I love working with pen names. I think you should use them for branding purposes, not necessarily for concealing your identity--mostly because it's just not that hard to figure out who's really behind a pen name. But for branding, they're great. Use them where you don't expect much crossover between audiences.

    Currently, I have a pen name for historical and literary fiction (those genres see plenty of crossover between audiences, so no need to separate those brands, though I do indicate whether a book is more commercial or more literary with its cover. My beautifully illustrated covers below are obviously more commercial, as they hearken to classic fantasy and sci-fi novels, but with a distinct historical feel. The more esoteric Baptism for the Dead has a cover that feels less commercial.)

    I also have a pen name for paranormal and contemporary romance--which Paul and I begin promoting/attempting to break out on October 1, yay! There isn't a lot of crossover between HF and lit fic, and the romance genres. Therefore, a new pen name was needed.

    The third current pen name launches in February 2016 and is focused on young adult sport stories: mostly equestrian sports (i.e. HORSEY GIRLS!!!) but I'm also planning a series based around a summer camp. Obviously there wouldn't be a lot of shared interest between teens' horse/summer camp stories and steamy paranormal romance, or literary fiction. (I'm super excited about this pen name, because I've wanted to write books about horses since I was a wee child.)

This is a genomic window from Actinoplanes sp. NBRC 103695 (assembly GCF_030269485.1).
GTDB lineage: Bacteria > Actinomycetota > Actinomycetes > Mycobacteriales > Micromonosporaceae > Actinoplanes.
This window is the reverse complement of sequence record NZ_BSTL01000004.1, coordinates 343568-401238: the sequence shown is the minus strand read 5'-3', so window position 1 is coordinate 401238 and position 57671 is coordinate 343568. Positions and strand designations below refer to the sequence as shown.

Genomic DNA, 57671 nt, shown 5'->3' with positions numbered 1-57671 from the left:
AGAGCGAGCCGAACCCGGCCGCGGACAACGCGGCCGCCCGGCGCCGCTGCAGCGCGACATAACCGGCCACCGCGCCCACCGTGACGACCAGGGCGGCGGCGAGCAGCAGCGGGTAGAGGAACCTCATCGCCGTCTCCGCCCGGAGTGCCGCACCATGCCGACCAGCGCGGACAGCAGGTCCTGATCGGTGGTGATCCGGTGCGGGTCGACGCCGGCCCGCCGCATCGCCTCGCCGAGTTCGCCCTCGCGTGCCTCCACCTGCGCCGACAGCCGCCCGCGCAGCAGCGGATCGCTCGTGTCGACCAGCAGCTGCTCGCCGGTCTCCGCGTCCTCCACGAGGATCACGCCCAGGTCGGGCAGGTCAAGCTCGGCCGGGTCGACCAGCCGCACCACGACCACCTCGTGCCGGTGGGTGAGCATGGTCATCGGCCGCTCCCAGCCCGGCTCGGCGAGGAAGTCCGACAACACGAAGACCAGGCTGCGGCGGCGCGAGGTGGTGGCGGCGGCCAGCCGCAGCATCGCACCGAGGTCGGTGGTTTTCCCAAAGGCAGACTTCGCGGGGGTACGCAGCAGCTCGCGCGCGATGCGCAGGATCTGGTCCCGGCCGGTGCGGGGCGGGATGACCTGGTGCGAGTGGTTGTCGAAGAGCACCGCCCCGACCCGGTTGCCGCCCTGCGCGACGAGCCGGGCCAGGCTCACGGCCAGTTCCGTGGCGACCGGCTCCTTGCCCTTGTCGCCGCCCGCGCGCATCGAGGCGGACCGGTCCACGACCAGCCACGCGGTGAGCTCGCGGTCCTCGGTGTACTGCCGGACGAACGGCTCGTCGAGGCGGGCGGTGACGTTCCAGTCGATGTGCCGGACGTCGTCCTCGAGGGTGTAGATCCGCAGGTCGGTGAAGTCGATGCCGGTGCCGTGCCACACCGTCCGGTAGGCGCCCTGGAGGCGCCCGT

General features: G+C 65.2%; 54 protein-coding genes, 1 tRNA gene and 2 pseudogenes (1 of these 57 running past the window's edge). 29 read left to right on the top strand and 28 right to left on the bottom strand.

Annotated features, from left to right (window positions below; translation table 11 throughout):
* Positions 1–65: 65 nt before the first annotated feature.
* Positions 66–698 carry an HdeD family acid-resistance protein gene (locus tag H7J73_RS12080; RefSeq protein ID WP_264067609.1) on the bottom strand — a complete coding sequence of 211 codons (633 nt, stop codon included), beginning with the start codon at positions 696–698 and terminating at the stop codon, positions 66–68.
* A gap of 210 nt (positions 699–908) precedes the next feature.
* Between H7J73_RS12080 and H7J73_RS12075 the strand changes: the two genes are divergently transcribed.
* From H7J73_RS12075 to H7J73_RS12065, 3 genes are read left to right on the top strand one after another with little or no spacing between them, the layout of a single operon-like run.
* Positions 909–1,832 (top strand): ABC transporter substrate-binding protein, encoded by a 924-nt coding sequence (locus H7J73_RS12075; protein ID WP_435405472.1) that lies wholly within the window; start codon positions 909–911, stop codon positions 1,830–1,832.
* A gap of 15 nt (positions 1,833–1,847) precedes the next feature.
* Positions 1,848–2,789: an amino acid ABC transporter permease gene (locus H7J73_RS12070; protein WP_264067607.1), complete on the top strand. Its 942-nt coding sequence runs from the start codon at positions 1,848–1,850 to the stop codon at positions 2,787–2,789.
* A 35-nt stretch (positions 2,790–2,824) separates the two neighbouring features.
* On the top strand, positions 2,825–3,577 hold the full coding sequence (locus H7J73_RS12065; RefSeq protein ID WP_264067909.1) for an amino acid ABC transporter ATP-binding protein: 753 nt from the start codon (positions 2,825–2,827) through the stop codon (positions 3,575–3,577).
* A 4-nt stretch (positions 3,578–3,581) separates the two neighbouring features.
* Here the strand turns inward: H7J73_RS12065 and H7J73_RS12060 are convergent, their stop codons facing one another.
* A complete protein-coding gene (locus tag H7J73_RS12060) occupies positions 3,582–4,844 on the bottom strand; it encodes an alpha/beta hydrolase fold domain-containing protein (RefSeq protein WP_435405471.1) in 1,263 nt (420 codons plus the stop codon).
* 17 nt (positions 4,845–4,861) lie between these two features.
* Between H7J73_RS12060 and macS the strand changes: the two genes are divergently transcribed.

As for marketing consequences of different pen names--it's a lot of balls to keep in the air, for sure. Having an assistant has helped TREMENDOUSLY with this. But I had two pen names before Paul came to work for me, so it's manageable without an assistant--you just have to be a little more organized and focused. Being aware of what promotional efforts actually work well, and which aren't giving high enough ROI (whether your investment is money or time) helps a lot. Then you can cut out all time-wasting efforts and streamline your promo hours so you're only putting effort into what works.

    You can't be afraid of letting readers down. You WILL let some of them down. It's not a reflection on you; it's just that you and that reader didn't make a love match. You haven't loved every author you've ever read, right? Same will hold true for readers of your works.

    What has worked the best for me